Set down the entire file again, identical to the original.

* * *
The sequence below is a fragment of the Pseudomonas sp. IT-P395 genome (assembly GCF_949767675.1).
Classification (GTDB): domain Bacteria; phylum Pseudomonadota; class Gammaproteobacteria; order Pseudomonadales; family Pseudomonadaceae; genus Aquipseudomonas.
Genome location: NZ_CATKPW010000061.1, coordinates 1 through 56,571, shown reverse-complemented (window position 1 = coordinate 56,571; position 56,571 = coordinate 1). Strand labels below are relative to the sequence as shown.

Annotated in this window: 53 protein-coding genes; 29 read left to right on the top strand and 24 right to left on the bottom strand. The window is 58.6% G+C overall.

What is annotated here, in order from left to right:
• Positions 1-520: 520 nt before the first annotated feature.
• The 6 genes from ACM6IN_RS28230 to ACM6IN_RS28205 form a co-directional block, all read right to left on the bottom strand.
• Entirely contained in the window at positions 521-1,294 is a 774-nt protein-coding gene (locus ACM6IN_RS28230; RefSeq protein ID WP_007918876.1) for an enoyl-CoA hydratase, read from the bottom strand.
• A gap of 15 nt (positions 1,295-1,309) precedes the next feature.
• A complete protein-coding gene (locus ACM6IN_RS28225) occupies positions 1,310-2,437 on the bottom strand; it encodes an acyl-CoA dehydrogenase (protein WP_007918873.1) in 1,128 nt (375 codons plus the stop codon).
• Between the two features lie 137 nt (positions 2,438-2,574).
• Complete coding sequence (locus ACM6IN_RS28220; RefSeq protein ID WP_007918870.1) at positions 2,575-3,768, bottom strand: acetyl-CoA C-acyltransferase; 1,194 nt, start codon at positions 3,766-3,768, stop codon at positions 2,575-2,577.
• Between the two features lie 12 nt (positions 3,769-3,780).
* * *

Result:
The sequence below is a fragment of the Pseudomonas sp. IT-P395 genome (assembly GCF_949767675.1).
Classification (GTDB): domain Bacteria; phylum Pseudomonadota; class Gammaproteobacteria; order Pseudomonadales; family Pseudomonadaceae; genus Aquipseudomonas.
Genome location: NZ_CATKPW010000061.1, coordinates 1 through 56,571, shown reverse-complemented (window position 1 = coordinate 56,571; position 56,571 = coordinate 1). Strand labels below are relative to the sequence as shown.

Annotated in this window: 53 protein-coding genes; 29 read left to right on the top strand and 24 right to left on the bottom strand. The window is 58.6% G+C overall.

What is annotated here, in order from left to right:
• Positions 1-520: 520 nt before the first annotated feature.
• The 6 genes from ACM6IN_RS28230 to ACM6IN_RS28205 form a co-directional block, all read right to left on the bottom strand.
• Entirely contained in the window at positions 521-1,294 is a 774-nt protein-coding gene (locus ACM6IN_RS28230; RefSeq protein ID WP_007918876.1) for an enoyl-CoA hydratase, read from the bottom strand.
• A gap of 15 nt (positions 1,295-1,309) precedes the next feature.
• A complete protein-coding gene (locus ACM6IN_RS28225) occupies positions 1,310-2,437 on the bottom strand; it encodes an acyl-CoA dehydrogenase (protein WP_007918873.1) in 1,128 nt (375 codons plus the stop codon).
• Between the two features lie 137 nt (positions 2,438-2,574).
• Complete coding sequence (locus ACM6IN_RS28220; RefSeq protein ID WP_007918870.1) at positions 2,575-3,768, bottom strand: acetyl-CoA C-acyltransferase; 1,194 nt, start codon at positions 3,766-3,768, stop codon at positions 2,575-2,577.
• Between the two features lie 12 nt (positions 3,769-3,780).